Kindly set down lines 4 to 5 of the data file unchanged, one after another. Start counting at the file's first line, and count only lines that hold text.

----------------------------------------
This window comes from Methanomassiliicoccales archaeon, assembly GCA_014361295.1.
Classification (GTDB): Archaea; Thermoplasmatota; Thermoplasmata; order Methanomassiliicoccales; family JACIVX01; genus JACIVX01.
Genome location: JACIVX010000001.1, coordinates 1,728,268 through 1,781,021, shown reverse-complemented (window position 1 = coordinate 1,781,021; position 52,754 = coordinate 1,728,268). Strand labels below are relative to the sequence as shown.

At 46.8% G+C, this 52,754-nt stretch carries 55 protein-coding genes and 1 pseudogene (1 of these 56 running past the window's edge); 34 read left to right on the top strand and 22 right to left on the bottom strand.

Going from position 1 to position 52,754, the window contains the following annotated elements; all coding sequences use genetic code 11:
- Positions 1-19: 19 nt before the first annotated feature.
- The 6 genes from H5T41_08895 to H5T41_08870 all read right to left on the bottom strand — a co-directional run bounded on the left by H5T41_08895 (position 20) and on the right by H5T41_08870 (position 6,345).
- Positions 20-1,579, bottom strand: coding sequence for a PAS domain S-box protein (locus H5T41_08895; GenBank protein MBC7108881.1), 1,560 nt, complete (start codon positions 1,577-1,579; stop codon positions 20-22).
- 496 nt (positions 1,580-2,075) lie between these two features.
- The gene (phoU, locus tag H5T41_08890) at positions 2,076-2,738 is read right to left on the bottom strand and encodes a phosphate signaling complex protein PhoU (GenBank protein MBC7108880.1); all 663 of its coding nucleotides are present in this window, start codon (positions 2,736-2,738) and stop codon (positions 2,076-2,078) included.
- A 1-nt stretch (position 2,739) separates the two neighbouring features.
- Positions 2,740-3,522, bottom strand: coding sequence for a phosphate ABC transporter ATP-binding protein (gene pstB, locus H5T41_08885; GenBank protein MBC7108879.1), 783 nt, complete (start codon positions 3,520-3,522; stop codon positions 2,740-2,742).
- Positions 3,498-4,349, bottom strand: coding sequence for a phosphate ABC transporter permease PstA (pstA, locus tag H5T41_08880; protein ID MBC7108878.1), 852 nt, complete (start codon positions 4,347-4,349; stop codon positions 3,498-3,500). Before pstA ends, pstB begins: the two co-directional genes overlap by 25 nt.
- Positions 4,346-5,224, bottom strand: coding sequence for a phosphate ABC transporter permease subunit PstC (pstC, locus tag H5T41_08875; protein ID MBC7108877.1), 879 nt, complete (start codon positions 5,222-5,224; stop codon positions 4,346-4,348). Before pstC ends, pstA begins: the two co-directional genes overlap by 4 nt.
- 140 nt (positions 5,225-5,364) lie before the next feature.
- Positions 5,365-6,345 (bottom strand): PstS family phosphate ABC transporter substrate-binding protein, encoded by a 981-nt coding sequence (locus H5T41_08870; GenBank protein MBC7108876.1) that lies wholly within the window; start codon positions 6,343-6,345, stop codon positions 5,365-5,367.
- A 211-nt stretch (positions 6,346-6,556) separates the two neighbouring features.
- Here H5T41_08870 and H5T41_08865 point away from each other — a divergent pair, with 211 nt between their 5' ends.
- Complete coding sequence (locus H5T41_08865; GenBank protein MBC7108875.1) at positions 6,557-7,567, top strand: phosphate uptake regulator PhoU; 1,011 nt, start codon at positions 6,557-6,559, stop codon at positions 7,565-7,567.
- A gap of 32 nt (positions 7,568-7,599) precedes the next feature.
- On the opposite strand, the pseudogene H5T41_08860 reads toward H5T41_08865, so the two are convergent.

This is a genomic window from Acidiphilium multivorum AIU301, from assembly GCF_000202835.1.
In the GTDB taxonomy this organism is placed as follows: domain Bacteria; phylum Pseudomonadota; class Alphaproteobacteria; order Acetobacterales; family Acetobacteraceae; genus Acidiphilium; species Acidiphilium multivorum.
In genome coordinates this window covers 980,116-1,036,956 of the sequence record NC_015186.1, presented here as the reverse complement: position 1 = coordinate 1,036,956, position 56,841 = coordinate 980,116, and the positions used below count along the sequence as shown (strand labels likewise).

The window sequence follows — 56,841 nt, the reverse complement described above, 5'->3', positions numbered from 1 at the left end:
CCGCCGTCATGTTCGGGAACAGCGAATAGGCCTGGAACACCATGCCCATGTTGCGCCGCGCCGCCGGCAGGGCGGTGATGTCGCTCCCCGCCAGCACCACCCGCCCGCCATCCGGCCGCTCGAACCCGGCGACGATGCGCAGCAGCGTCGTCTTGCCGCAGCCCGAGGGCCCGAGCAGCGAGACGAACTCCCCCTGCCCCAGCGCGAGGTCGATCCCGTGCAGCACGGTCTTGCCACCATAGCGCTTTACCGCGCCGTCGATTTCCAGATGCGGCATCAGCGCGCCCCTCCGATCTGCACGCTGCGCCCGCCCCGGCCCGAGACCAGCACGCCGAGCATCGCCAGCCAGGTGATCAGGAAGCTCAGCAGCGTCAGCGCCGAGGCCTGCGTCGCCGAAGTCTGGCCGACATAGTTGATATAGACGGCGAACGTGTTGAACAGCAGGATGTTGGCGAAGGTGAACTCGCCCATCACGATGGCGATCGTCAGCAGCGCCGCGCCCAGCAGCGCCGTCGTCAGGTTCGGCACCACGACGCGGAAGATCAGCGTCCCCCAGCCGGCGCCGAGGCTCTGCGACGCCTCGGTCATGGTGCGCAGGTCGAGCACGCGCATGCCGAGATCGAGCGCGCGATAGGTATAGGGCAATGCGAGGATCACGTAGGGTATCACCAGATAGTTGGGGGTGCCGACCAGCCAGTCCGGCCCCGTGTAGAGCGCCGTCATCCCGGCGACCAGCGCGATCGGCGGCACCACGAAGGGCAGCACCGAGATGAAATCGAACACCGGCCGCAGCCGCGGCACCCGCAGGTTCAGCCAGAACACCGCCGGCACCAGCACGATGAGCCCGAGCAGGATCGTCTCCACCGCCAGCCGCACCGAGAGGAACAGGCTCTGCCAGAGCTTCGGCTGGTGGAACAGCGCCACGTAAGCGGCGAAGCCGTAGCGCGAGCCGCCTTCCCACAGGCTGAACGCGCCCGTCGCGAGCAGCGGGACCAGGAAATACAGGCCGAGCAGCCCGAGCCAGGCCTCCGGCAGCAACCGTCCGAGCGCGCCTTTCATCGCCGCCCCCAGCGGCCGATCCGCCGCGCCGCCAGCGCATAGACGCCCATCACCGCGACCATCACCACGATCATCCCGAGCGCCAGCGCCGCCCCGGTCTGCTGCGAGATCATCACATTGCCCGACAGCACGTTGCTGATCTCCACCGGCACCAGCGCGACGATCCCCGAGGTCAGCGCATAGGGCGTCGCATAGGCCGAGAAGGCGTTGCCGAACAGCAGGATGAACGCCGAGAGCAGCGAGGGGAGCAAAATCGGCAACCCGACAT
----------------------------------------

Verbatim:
At 46.8% G+C, this 52,754-nt stretch carries 55 protein-coding genes and 1 pseudogene (1 of these 56 running past the window's edge); 34 read left to right on the top strand and 22 right to left on the bottom strand.

Going from position 1 to position 52,754, the window contains the following annotated elements; all coding sequences use genetic code 11: